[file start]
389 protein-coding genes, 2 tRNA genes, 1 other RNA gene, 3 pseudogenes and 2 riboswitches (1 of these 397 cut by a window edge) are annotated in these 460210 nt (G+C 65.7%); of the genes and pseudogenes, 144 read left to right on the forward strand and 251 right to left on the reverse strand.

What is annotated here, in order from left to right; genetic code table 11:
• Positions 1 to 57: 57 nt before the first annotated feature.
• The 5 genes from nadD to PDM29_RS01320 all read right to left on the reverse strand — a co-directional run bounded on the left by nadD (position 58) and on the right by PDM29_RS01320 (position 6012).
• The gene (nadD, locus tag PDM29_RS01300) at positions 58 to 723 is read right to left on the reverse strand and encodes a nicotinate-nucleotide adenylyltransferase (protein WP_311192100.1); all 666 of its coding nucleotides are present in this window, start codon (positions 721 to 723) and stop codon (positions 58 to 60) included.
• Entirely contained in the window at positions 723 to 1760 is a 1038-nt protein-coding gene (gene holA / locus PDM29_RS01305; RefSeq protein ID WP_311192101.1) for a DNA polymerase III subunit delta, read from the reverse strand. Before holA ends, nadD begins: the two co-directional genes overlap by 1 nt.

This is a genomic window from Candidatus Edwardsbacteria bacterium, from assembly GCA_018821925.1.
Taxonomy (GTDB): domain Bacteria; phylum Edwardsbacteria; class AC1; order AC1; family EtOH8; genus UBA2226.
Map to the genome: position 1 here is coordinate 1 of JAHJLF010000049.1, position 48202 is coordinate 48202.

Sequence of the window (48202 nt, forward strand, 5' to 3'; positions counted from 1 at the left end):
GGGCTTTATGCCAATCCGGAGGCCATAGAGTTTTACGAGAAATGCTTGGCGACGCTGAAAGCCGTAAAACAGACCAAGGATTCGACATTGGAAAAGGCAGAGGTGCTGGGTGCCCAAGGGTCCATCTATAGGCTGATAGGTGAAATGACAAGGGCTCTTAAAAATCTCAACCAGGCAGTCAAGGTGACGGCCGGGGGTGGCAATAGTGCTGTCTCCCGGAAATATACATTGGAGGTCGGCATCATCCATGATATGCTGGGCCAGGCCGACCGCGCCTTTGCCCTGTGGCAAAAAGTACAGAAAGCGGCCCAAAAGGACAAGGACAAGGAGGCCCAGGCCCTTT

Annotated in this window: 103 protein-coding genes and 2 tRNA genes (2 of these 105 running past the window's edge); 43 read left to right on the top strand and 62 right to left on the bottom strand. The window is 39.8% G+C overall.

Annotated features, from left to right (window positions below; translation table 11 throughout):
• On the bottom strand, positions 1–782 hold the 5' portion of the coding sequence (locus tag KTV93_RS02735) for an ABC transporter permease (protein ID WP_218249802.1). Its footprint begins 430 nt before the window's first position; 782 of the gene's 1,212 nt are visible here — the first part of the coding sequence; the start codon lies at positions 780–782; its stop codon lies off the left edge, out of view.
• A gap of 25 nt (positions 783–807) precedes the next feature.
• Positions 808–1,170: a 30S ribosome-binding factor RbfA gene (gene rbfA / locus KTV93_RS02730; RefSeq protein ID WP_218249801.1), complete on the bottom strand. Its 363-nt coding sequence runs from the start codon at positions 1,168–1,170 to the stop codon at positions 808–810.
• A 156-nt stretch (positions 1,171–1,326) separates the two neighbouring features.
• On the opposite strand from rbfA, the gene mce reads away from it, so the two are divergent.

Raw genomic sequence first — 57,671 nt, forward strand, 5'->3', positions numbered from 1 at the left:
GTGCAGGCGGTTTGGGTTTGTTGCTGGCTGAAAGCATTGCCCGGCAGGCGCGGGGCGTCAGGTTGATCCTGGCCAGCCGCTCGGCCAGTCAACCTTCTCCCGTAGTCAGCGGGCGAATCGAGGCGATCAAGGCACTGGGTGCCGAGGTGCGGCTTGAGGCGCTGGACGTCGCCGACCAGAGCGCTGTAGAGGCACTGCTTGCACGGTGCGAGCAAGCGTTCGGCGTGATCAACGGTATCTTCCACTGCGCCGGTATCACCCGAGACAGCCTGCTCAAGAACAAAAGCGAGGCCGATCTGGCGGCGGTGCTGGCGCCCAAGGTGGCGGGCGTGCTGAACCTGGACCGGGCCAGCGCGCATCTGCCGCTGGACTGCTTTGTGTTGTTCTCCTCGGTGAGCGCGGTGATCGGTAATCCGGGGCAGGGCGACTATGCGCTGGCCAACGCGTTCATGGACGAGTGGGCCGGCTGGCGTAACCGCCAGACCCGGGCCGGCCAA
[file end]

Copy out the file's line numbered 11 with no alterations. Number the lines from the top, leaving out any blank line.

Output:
GGGCTTTATGCCAATCCGGAGGCCATAGAGTTTTACGAGAAATGCTTGGCGACGCTGAAAGCCGTAAAACAGACCAAGGATTCGACATTGGAAAAGGCAGAGGTGCTGGGTGCCCAAGGGTCCATCTATAGGCTGATAGGTGAAATGACAAGGGCTCTTAAAAATCTCAACCAGGCAGTCAAGGTGACGGCCGGGGGTGGCAATAGTGCTGTCTCCCGGAAATATACATTGGAGGTCGGCATCATCCATGATATGCTGGGCCAGGCCGACCGCGCCTTTGCCCTGTGGCAAAAAGTACAGAAAGCGGCCCAAAAGGACAAGGACAAGGAGGCCCAGGCCCTTT